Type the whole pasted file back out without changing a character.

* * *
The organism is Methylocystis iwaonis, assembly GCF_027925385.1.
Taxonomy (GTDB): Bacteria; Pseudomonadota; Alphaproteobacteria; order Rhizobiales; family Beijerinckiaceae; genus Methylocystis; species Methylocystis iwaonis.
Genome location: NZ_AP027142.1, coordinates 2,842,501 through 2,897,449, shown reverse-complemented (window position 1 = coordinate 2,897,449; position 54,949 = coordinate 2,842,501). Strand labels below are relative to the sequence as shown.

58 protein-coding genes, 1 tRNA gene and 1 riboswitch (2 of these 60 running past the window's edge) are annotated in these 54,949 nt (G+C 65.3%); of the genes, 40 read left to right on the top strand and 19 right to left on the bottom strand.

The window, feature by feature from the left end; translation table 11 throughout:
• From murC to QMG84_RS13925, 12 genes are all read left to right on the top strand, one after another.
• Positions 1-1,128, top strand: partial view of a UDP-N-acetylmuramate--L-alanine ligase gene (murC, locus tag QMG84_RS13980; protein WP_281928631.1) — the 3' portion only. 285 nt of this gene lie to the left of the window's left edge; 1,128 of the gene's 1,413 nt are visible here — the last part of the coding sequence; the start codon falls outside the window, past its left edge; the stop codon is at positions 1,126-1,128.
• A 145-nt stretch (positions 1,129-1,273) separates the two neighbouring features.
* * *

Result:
The organism is Methylocystis iwaonis, assembly GCF_027925385.1.
Taxonomy (GTDB): Bacteria; Pseudomonadota; Alphaproteobacteria; order Rhizobiales; family Beijerinckiaceae; genus Methylocystis; species Methylocystis iwaonis.
Genome location: NZ_AP027142.1, coordinates 2,842,501 through 2,897,449, shown reverse-complemented (window position 1 = coordinate 2,897,449; position 54,949 = coordinate 2,842,501). Strand labels below are relative to the sequence as shown.

58 protein-coding genes, 1 tRNA gene and 1 riboswitch (2 of these 60 running past the window's edge) are annotated in these 54,949 nt (G+C 65.3%); of the genes, 40 read left to right on the top strand and 19 right to left on the bottom strand.

The window, feature by feature from the left end; translation table 11 throughout:
• From murC to QMG84_RS13925, 12 genes are all read left to right on the top strand, one after another.
• Positions 1-1,128, top strand: partial view of a UDP-N-acetylmuramate--L-alanine ligase gene (murC, locus tag QMG84_RS13980; protein WP_281928631.1) — the 3' portion only. 285 nt of this gene lie to the left of the window's left edge; 1,128 of the gene's 1,413 nt are visible here — the last part of the coding sequence; the start codon falls outside the window, past its left edge; the stop codon is at positions 1,126-1,128.
• A 145-nt stretch (positions 1,129-1,273) separates the two neighbouring features.